Which “Gun Culture” Should Americans Defend?

At stake here is not “the gun culture” as the NRA narrowly defines it, but the continued survival of this country as “a free State” through “the gun culture” as the Constitution defines it.

NRA Gun Culture
© Copyright. All rights reserved.

Last Updated on January 23, 2021 by Constitutional Militia

As a long-time member of the National Rifle Association who tries to take the organization seriously, I find myself increasingly nonplussed by its naïveté. The source of my most recent encounter with this defect is the “President’s Column” by Allan D. Cors, in the July 2016 edition of the NRA’s American Rifleman magazine. The column is entitled, accurately enough, “Clinton, Pelosi and Schumer Form a Triumvirate Against Liberty”. The basic flaw appears in the body of the piece, wherein the NRA, in the person of Mr. Cors, once again makes the elementary blunder of electing to fight, on its enemies’ own chosen ground, what seems to be shaping up as a (if not the) decisive battle against “gun control”.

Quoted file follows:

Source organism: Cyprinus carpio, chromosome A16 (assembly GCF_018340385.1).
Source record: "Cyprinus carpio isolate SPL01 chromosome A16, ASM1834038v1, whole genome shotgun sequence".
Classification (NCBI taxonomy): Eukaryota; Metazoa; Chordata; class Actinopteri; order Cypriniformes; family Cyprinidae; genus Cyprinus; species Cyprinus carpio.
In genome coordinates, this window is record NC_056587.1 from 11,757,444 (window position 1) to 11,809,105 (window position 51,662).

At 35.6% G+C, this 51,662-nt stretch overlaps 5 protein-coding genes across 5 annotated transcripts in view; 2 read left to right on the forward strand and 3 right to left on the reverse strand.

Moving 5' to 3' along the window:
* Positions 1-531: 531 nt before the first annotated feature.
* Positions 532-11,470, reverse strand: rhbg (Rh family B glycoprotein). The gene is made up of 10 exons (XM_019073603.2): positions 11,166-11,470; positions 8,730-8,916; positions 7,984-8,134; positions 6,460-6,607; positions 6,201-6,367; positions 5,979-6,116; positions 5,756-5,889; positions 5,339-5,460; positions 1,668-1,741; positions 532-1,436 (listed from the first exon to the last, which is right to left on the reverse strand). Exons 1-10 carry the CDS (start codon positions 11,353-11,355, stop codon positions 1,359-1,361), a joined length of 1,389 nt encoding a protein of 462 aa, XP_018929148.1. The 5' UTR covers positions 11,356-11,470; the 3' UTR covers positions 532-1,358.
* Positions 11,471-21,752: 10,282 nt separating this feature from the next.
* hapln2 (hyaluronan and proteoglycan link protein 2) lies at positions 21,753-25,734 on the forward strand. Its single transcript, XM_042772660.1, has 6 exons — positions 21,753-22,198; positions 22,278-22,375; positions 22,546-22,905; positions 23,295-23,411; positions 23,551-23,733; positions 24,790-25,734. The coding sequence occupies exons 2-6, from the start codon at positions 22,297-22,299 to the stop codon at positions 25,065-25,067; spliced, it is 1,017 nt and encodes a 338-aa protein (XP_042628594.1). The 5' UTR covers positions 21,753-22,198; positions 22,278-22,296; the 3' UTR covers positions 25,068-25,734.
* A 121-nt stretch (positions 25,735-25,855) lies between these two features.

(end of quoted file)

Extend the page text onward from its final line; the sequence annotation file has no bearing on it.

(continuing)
1. Mr. Cors first predicts that, once elected President, Mrs. Clinton will “drastically alter the makeup of the Supreme Court to render meaningless the right to keep and bear arms”, presumably by reversals of the Court’s decisions in the recent Heller and McDonald cases. His foresight is doubtlessly accurate. His hindsight, however, lacks insight. For he fails to recognize that the majority opinions in Heller and McDonald, if not entirely “meaningless” with respect to “the right of the people to keep and bear Arms”, surely confused the matter in a very significant manner, by vivisecting the Second Amendment—amputating its last fourteen words from the first thirteen. Indeed, the only Justice who participated in those cases and exhibited even a tenuous grasp of the constitutional principle that the Second Amendment, just as any other coherent sentence in the English language, must be read and understood in its entirety, not verbally sliced into mutually independent parts, was Justice Stevens, who dissented in both cases. To be sure, Justice Stevens proved that he had no idea what the Second Amendment, taken as a whole, actually means. But at least he had a better initial chance of figuring out that meaning than did the Justices who predicated their opinions on the self-evident fallacy that the last fourteen words of the Amendment could be construed and applied, not only in disregard of, but even in opposition to, its first thirteen words.